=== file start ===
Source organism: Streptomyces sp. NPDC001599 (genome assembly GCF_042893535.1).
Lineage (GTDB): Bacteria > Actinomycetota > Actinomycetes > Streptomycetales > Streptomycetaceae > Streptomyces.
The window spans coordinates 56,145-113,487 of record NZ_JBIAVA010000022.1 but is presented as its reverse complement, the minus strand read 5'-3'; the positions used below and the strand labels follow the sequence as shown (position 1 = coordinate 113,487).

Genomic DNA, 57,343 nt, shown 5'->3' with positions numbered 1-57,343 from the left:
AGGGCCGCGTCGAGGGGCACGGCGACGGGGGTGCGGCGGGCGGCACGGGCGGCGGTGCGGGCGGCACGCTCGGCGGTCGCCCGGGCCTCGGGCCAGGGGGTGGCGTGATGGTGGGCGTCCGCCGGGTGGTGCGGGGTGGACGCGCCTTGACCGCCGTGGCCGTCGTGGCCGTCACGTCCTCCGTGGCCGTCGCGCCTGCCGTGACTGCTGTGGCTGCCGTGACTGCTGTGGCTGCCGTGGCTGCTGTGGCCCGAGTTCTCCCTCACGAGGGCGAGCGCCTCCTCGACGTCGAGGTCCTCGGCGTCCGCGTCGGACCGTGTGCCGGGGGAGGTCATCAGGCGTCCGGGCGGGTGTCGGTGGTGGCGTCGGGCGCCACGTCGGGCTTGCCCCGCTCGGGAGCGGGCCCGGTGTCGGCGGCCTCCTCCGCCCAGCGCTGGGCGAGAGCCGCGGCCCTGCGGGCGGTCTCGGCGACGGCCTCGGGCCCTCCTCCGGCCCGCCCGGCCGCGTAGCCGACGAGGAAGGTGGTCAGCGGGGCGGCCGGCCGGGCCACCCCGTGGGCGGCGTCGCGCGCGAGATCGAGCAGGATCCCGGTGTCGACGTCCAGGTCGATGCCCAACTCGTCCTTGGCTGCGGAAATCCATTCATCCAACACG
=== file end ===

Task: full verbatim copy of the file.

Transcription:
Source organism: Streptomyces sp. NPDC001599 (genome assembly GCF_042893535.1).
Lineage (GTDB): Bacteria > Actinomycetota > Actinomycetes > Streptomycetales > Streptomycetaceae > Streptomyces.
The window spans coordinates 56,145-113,487 of record NZ_JBIAVA010000022.1 but is presented as its reverse complement, the minus strand read 5'-3'; the positions used below and the strand labels follow the sequence as shown (position 1 = coordinate 113,487).

Genomic DNA, 57,343 nt, shown 5'->3' with positions numbered 1-57,343 from the left:
AGGGCCGCGTCGAGGGGCACGGCGACGGGGGTGCGGCGGGCGGCACGGGCGGCGGTGCGGGCGGCACGCTCGGCGGTCGCCCGGGCCTCGGGCCAGGGGGTGGCGTGATGGTGGGCGTCCGCCGGGTGGTGCGGGGTGGACGCGCCTTGACCGCCGTGGCCGTCGTGGCCGTCACGTCCTCCGTGGCCGTCGCGCCTGCCGTGACTGCTGTGGCTGCCGTGACTGCTGTGGCTGCCGTGGCTGCTGTGGCCCGAGTTCTCCCTCACGAGGGCGAGCGCCTCCTCGACGTCGAGGTCCTCGGCGTCCGCGTCGGACCGTGTGCCGGGGGAGGTCATCAGGCGTCCGGGCGGGTGTCGGTGGTGGCGTCGGGCGCCACGTCGGGCTTGCCCCGCTCGGGAGCGGGCCCGGTGTCGGCGGCCTCCTCCGCCCAGCGCTGGGCGAGAGCCGCGGCCCTGCGGGCGGTCTCGGCGACGGCCTCGGGCCCTCCTCCGGCCCGCCCGGCCGCGTAGCCGACGAGGAAGGTGGTCAGCGGGGCGGCCGGCCGGGCCACCCCGTGGGCGGCGTCGCGCGCGAGATCGAGCAGGATCCCGGTGTCGACGTCCAGGTCGATGCCCAACTCGTCCTTGGCTGCGGAAATCCATTCATCCAACACG